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By Neal Rau

Groupon's (GRPN) stock struggled after its initial public offering in late 2011, as the stock was down as much as 85% a year after going public. However, 2013 has been a good year for shareholders, who have enjoyed a 90% return YTD. Let's take a look at Groupon, and see why you might want to buy, sell or hold it.

In early August, Groupon stock jumped 25% after beating second quarter revenue estimates on the back of strong North American growth. The company also announced a $300 million share buyback, and also said that Eric Lefkofsky would be its new full-time CEO. Although, Groupon is not currently profitable, the company has delivered a one-year EPS growth rate of 89%. After two consecutive quarters of beating expectations, the company is starting to show some stability, which has not been seen since the IPO in 2011. The stock hit a new yearly high after earnings, but pulled back after failing to break above long-term resistance.

Groupon still might be in the early stages of its turnaround, as the company continues to benefit from two powerful e-commerce trends, local and mobile. Almost 50% of its business in North America comes from mobile, and over 50 million people have downloaded Groupon apps worldwide. The company has done a good job of fending off smaller start-ups, and even the social networking giant Facebook Inc. (FB) who made an attempt at daily deals a couple of years ago.

Amazon.com's (AMZN) Local is just starting to make progress in daily deals, and the giant online retailer might be the best platform to challenge Groupon going forward. Amazon's lightning deals, offered on its website, are similar to Groupon's daily deals. Amazon teamed up with LivingSocial in 2011, another daily deals company, which offers discounted products in Europe, Australia and North America.

New competition has slowed the daily deals business for Groupon, but the company is making progress with its other business unit, Groupon Goods, which sells physical goods. Groupon is considering creating a warehouse network for its physical goods business, which would place the company into more direct competition with Amazon.com. In order compete with Amazon and eBay Inc. (EBAY), the company will need to operate with low margins and offer expensive incentives, such as free shipping. The Goods unit constituted $242 million of the company's latest quarterly sales of $609 million, or about 40% of total revenue.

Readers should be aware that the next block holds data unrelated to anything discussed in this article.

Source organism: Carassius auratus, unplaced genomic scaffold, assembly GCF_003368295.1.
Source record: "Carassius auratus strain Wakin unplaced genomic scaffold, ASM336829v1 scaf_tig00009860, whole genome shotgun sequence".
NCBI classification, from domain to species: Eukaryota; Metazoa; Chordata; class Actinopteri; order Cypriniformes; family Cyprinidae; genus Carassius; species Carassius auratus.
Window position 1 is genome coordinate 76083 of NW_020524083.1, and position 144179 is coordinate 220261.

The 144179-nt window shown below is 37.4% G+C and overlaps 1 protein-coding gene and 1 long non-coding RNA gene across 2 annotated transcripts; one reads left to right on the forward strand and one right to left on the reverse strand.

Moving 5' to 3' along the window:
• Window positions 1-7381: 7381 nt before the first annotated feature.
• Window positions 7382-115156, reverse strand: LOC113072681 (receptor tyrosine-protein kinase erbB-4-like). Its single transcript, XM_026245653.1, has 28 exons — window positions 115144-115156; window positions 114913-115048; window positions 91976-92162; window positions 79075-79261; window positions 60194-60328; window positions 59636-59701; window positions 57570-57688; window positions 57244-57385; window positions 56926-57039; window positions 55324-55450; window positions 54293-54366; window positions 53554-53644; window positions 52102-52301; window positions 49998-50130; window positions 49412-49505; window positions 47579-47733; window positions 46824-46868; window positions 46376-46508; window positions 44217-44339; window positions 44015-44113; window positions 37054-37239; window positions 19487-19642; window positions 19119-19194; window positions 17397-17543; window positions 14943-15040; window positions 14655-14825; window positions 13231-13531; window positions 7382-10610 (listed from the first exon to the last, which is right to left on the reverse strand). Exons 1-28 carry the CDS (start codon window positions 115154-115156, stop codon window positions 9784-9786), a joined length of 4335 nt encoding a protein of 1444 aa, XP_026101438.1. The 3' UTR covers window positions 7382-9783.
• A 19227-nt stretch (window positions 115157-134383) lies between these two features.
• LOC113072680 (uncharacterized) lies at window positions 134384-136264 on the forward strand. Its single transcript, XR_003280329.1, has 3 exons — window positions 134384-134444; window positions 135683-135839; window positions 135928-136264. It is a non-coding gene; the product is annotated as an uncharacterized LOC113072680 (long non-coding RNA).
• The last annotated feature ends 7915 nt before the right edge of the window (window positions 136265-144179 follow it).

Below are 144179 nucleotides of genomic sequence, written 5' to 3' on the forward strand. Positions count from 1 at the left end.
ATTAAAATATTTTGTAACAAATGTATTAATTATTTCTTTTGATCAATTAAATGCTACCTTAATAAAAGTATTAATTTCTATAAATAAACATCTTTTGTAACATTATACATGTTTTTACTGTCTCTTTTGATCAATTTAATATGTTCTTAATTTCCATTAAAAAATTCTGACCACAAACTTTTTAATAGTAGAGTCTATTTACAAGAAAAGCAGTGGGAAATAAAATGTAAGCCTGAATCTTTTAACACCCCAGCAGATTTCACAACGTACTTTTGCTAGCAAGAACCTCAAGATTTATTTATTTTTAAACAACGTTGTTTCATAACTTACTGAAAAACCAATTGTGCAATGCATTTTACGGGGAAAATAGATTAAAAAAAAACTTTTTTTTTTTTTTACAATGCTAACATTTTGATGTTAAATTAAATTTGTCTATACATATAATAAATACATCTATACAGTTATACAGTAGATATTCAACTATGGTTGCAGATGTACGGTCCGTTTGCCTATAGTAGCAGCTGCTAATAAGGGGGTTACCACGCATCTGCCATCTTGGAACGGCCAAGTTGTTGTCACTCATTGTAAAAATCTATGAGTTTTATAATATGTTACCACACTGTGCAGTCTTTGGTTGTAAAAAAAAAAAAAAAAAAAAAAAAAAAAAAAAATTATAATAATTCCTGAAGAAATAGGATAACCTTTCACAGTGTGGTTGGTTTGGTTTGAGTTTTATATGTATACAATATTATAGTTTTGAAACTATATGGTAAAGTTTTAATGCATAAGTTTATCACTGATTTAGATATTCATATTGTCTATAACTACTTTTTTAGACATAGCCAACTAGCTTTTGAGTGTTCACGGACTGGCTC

Groupon managed to put together a couple of positive quarters, and it appears to have stabilized its business, which is positive for long- term investors too. However, the stock tested resistance in early August, and pulled back. By definition, by rule, we should expect declines to support after resistance is tested, and resistance was tested in Groupon most recently, but not recently enough to constitute taking action right now. By the rules that govern the strategies at Stock Traders Daily, we sell and short when stocks hit resistance and we expect declines to our stated support levels afterwards, so although our combined analysis for GRPN tells us to expect lower levels, we would not initiate new trades at these levels because the stock is in the middle of its channel. When stocks fall back from resistance that increases the risk associated with the trade; we use inflection points to govern entry levels, which in turn govern our risk controls, so the closer we trade to them the tighter our risk controls can be. GRPN has pulled back far enough to dissuade new short positions.

Source: Groupon: No New Short Signals